migraines

Killer Migraines & Splitting Headaches

Are you one of many Americans suffering from frequent headaches and migraines every year? Do you know the common cause or best treatment?

This is Public Health is brought to you in partnership with the Tuscarawas County Health Department.

June is National Migraine and Headache Awareness Month. Whether the pain starts at the base of the skull and creeps up to your temples or it begins as a pressure behind your eyes, and quickly spreads to your entire head, the pain of a headache or migraine is often debilitating.

Identifying the pain and pinpointing why your head hurts can sometimes aid in finding relief.

Headaches

Headaches can strike as the result of many different ailments. Additionally, treatment for different types of headaches varies.

Allergy headaches are especially common this time of year. They are often accompanied by watery eyes and nasal congestions. While there’s no prevention, you can treat them with antihistamines and nasal spray.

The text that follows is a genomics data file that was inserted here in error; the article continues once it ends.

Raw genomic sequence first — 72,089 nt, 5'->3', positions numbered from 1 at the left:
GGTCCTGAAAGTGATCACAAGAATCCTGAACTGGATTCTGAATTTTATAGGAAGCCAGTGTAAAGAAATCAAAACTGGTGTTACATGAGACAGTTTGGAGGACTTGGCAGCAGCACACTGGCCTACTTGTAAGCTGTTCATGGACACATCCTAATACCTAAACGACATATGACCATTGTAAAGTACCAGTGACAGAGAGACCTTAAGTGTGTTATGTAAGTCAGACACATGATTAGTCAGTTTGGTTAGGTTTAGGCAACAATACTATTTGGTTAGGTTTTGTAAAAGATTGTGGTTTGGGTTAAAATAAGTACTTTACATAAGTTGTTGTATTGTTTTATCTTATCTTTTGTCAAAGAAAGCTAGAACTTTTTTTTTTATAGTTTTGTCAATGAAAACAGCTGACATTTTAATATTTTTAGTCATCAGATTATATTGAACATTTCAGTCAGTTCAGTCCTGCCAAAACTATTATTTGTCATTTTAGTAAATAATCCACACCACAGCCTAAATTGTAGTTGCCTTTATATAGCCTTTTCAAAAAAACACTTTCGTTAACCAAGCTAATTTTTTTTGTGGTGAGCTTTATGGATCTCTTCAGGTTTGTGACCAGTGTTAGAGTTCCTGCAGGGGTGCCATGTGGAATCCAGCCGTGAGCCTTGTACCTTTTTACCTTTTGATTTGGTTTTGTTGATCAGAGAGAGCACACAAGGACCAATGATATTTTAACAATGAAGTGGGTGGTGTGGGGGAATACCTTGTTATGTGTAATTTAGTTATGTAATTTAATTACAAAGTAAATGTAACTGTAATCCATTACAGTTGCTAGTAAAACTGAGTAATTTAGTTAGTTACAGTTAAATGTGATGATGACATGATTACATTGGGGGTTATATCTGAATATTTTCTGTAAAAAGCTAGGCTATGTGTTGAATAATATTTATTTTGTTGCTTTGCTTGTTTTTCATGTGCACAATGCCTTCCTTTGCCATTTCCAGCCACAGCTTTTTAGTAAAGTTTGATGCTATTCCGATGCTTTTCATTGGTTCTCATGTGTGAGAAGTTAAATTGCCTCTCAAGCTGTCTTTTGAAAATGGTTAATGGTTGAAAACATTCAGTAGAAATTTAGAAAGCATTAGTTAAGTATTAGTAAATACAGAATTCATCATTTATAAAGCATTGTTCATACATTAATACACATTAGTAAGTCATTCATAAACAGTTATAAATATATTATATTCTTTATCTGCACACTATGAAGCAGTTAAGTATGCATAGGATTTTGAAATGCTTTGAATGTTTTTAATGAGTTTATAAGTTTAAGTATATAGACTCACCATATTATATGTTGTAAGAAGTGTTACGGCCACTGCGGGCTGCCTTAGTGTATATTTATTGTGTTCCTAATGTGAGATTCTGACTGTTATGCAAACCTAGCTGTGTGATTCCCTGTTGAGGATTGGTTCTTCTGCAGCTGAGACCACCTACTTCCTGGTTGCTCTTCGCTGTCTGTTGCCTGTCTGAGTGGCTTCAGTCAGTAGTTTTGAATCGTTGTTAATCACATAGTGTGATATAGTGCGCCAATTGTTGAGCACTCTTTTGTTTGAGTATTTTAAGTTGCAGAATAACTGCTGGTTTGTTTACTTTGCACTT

Chronic Daily headaches are diagnosed when a headache is present for 15 or more days a month. Treatment depends on the cause or associated symptoms of the headaches.

Other precipitating factors for headaches include fever or caffeine withdrawal, fasting, hangovers, or eye strain, and depression, hunger, or menstruation.

Migraines

In a three-month span, over 15% of Americans 18 years old and older report suffering from migraines (CDC). Not only are they extremely common, but they are also the number one cause of disability worldwide. Migraines can affect your performance at work, school, and home.

While some medical emergency departments will treat migraines with opioids, it’s not recommended for regular or continual use. Instead, you can use migraine tracking apps like Migraine Monitor or Curelator N1-Heachache App to track your symptoms, connect with medical professions, and seek tips for dealing with the pain of migraines.

For more information on migraines and headaches, visit the National Headache Foundation page at https://headaches.org. You can also visit www.tchdnow.org or find them on Facebook for more information about the Tuscarawas County Health Department and their services.

Audrey Mattevi
Reporting

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